CHART 5: FMG Technical Support

Historical Mean: Further, as we look back at a monthly price chart, we can see that $4.50 is roughly the mean of the volume at price historical distribution on the left axis.

CHART 6: FMG Monthly

Bimodal Distribution: Zooming in once more to the fortnightly price chart, we can see the bimodal nature of historical prices on the left axis, which should arguably suggest that FMG is unlikely to have normally distributed price action in the future. Thus, an option seller using a model which prices options off a normal probability distribution will more than likely be misled, if the future looks anything like the past.

CHART 7: FMG Fortnightly

Implied Volatility: Which leads us to FMG’s implied volatility. Yesterday, when I clipped this chart, FMG’s implied vol was in the 6th percentile over 10 years at 30.46. Albeit, that percentile data might be slightly skewed given the single low data point in 2009 of 13.92 is wrong. Further, over the last 5 years, FMG’s implied vol is in the 3rd percentile of observations.

CHART 8: A Decade of Implied Volatility Data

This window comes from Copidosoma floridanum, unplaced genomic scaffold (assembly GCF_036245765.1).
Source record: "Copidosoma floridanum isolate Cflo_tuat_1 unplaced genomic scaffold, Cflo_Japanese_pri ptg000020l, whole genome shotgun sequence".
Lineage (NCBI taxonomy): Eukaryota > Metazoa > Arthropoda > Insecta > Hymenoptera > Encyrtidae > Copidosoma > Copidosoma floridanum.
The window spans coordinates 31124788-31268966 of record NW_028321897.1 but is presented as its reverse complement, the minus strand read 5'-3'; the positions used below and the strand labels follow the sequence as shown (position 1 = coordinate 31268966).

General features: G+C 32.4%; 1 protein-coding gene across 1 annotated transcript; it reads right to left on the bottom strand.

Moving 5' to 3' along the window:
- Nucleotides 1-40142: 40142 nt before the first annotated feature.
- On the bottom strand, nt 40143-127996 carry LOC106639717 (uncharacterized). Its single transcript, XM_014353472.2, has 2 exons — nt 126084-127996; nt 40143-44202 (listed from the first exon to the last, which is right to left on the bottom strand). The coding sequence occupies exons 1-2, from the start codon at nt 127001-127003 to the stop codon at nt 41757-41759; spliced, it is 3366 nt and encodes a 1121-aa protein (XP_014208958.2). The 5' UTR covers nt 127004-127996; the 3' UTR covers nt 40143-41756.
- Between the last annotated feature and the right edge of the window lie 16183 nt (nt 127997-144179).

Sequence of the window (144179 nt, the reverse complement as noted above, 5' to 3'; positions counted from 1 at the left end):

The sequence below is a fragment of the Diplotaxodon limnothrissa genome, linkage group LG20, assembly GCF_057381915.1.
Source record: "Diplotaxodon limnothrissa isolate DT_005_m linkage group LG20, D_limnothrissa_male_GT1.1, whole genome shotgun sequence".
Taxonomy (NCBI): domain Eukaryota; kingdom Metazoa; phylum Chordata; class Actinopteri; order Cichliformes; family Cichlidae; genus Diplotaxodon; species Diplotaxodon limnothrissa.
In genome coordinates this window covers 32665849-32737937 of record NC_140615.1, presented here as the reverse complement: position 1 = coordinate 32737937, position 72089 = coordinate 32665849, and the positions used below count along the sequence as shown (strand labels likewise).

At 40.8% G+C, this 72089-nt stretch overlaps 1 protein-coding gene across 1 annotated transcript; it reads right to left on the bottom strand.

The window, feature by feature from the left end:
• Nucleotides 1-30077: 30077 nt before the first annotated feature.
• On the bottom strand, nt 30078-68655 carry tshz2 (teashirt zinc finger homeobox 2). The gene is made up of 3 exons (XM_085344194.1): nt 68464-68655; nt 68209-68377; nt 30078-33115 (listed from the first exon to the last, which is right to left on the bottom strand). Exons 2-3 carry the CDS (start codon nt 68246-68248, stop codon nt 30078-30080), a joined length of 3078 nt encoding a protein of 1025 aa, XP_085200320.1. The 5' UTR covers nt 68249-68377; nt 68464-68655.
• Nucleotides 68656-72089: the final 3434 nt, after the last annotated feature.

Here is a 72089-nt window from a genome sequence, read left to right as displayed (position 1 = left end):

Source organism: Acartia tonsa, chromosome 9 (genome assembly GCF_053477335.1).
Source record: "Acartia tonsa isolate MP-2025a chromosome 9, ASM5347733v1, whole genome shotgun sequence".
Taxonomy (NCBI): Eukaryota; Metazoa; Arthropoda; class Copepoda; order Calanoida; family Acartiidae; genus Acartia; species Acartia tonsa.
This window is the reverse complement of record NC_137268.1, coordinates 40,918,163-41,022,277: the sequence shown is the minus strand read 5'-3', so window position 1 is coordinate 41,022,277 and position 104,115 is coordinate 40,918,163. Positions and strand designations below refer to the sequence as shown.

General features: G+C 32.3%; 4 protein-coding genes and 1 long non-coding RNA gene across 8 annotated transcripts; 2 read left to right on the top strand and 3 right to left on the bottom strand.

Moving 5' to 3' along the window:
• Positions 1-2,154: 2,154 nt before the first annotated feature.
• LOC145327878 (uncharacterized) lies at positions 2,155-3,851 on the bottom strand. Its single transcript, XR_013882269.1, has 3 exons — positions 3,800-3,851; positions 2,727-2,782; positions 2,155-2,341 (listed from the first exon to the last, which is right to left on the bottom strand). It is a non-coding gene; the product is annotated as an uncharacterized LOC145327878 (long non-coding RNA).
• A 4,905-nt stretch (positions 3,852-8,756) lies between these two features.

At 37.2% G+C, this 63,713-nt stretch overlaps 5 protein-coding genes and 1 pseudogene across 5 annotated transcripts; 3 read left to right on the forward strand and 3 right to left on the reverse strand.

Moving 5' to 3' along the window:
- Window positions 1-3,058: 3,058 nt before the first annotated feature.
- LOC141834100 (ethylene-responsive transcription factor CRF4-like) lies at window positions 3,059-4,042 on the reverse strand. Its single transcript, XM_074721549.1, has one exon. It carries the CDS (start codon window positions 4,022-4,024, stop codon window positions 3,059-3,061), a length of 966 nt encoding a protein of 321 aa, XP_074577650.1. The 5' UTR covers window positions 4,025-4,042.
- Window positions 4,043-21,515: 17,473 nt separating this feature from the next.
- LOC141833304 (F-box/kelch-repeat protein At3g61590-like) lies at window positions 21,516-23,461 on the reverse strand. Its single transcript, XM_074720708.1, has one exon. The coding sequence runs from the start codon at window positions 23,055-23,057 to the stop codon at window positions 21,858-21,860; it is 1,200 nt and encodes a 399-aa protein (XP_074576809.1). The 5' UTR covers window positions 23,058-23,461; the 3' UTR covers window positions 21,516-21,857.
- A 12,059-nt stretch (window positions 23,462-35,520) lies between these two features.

Realised Volatility: Arguably, this is anomalous, and doesn’t comport with the facts presented here. But why has it happened? This opportunity exists for two different kinds of reflexive reasons: behavioural and mechanistic. Behaviourally, implied volatility tends to follow realised due to recency bias, which is the tendency to overweight recent data. Mechnistically, implied volatility tends to follow realised volatility, this is because options buyers delta hedge according to daily or weekly moves and are unwilling to buy and bid up implieds if there’s no volatility to realise. Together, they can form a self-reinforcing virtuous cycle that otherwise is referred to as reflexivity. With this in mind, it is unsurprising then, that FMG’s realised vol is particularly low, around 1 standard deviation below the mean of historical vols.

CHART 9: Realised Volatility:

Key: -1σ (green line), mean (green dotted line), 1σ 2σ 3σ (red dashed line)

Implied vs Realised: Looking at the last 40 months of data in interactive brokers, we can see that at 29.6% implied is presently significantly below the 200 day realised vol of 41.3%… Which had been as high as 67.8% in May 2016!